- Putin declares Sochi Paralympics open amid Ukrainian protest
- ‘In Jesus name, we pray’ sparks ire at Ohio council meeting
- Navy’s first laser weapon ready for prime time; drone killer to deploy this summer
- Billionaire backer: Rick Santorum ‘needs to be heard’ in 2016
- Obamacare fallout: 49 percent pessimistic; 45 percent ‘scared’
- DHS accused of holding U.S. citizen at airport, using emails to pry into her sex life
- Seattle socialist: Minimum-wage discussion skewed by ‘right-wing’ GAO analysis
- U.N. warns of Muslim ‘cleansing’ in Central African Republic
- Senate blocks change to military sex assault cases
- Drug mix may have cured child born with HIV, doctors say
By Tammy Bruce
Topic - Timothy Mcveigh
A man who kept a swath of southeastern Michigan on edge for weeks by shooting at two-dozen vehicles along a busy highway corridor was sentenced Monday to 18 to 40 years in prison on a combination of terrorism and weapons convictions.
Federal prosecutors will seek the death penalty against Dzhokhar Tsarnaev, the younger of the two Chechen-Americans accused of carrying out last year’s Boston Marathon bombing, the Justice Department announced Thursday.
INDIANAPOLIS (AP) — Former Indiana Schools Superintendent Tony Bennett has hired a pair of top criminal defense attorneys to fight charges he misused state resources to campaign for office, including the lawyer who helped write some of the ethics laws Bennett is accused of violating.
The author of the 1971 murder manual "The Anarchist Cookbook" is urging the book's publisher to halt printing in light of the Colorado high school shooting last week.
Watch out, fraudsters. James O'Keefe is celebrating coming off federal probation with a New York Times best-seller, "Breakthrough: Our Guerrilla War to Expose Fraud and Save Democracy."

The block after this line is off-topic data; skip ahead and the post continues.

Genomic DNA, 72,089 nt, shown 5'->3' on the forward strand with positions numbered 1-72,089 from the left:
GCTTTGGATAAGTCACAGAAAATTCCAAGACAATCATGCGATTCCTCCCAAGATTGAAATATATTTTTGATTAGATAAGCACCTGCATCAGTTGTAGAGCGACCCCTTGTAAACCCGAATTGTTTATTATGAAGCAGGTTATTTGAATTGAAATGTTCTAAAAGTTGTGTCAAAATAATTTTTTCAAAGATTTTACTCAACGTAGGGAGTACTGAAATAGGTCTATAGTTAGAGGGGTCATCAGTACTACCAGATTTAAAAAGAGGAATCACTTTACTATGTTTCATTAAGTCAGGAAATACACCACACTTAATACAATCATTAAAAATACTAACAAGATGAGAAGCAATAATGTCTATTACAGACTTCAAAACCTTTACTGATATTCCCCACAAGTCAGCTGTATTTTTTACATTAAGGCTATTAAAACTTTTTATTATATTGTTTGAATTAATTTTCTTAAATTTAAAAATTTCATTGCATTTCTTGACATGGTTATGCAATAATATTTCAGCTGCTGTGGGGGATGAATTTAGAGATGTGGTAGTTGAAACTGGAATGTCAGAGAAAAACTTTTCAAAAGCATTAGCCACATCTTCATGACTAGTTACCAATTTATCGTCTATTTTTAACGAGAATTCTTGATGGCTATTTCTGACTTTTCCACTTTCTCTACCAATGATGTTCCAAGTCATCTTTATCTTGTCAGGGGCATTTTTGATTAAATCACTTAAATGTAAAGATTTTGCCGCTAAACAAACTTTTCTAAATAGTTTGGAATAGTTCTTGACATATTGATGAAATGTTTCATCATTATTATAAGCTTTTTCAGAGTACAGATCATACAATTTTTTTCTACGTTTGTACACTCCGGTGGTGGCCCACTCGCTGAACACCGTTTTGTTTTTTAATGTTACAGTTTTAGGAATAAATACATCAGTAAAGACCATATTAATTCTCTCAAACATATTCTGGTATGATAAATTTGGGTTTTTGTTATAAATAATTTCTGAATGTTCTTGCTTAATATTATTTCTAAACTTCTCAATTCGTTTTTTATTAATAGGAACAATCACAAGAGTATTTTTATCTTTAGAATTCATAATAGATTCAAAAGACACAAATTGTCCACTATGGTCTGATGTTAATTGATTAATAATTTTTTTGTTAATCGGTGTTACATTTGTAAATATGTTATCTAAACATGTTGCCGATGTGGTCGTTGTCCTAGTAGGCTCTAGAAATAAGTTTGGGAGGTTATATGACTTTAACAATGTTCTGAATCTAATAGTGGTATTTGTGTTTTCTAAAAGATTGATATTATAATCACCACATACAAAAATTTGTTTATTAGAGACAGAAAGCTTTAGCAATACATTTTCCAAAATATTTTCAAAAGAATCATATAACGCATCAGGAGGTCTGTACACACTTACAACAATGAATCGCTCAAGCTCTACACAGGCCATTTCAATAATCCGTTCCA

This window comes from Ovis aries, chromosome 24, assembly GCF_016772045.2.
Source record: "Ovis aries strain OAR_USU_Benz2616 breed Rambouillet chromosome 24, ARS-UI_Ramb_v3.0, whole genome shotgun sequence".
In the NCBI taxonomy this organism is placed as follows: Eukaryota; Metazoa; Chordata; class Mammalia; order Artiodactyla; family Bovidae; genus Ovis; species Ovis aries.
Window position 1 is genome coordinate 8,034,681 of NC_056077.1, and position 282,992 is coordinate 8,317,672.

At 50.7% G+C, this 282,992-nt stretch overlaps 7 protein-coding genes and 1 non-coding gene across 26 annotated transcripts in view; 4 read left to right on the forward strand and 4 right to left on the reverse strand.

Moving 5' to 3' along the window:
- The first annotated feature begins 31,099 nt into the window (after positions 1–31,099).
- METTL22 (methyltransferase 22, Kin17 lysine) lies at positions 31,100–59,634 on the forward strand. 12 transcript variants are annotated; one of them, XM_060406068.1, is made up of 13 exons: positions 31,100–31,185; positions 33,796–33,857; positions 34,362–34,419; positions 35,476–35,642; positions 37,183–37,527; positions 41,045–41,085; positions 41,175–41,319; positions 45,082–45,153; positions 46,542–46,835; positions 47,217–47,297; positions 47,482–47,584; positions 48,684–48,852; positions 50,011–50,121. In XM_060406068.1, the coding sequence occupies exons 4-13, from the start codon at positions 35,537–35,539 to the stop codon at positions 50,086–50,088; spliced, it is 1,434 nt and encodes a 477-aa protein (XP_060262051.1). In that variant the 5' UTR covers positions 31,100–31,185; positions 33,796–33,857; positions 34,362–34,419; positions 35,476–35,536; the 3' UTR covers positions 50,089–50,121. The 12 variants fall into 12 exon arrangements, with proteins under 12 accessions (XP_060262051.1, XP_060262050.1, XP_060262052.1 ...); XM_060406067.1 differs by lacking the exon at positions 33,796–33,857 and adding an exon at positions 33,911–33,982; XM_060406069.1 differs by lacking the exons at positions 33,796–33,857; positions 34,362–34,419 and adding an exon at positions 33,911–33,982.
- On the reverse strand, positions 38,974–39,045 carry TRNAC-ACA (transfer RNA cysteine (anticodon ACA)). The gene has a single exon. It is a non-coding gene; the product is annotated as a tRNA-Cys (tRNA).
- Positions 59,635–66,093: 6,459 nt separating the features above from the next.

Even the most experienced investigators are still trying to decide whether the Boston marathon bombs were carried out at the hands of domestic or foreign attackers.
Long before the gruesome bombings at the Boston marathon, U.S. counterterrorism officials feared that the improvised explosive devices used so effectively by insurgents on the Iraq and Afghanistan battlefields might one day make their way to U.S. shores.
The deadly bombs that struck the Boston Marathon on Monday were fashioned from large pressure cookers packed with nails and ball bearings and hidden in black bags on the ground, said FBI investigators and a U.S. official briefed on the investigation.
Israeli Prime Minister Benjamin Netanyahu took his case on Iran directly to U.S. voters Sunday, telling the American public in televised interviews that the White House must be willing to draw a "red line" on Tehran's nuclear program, comparing Tehran's nuclear program to Oklahoma City bomber Timothy McVeigh and reminding Americans of the devastating repercussions of failed intelligence.
In a world more to his liking, Gore Vidal might have been president, or even king. He had an aristocrat's bearing _ tall, handsome and composed _ and an authoritative baritone ideal for summoning an aide or courtier.
In a world more to his liking, Gore Vidal might have been president, or even king. He had an aristocrat's bearing — tall, handsome and composed — and an authoritative baritone ideal for summoning an aide or courtier.
Gore Vidal, the author, playwright, politician and commentator whose novels, essays, plays and opinions were stamped by his immodest wit and unconventional wisdom, died Tuesday, his nephew said.
Even as the issue of guns shifts to the forefront of the presidential campaign, the White House and the Senate's top Democrat made it clear Thursday that new gun legislation will not be on the political agenda this year. Instead, President Barack Obama intends to focus on other ways to combat gun violence — a position not unlike that of his rival, Mitt Romney.
As Anders Behring Breivik has given shocking and remorseless accounts to a Norwegian court of how he massacred 77 people, his testimony has revived a debate about how much of a public platform mass murderers should be given in trials.
Jack Evans' proposed legislation that calls for "reasonable notice" of planned demonstrations in the District makes sense on several fronts.
He cited homegrown terrorist Timothy McVeigh, who said his 1995 Oklahoma City bombing was a response to what he saw as the federal government's overreach in the 1993 standoff with the Branch Davidians in Waco, Texas.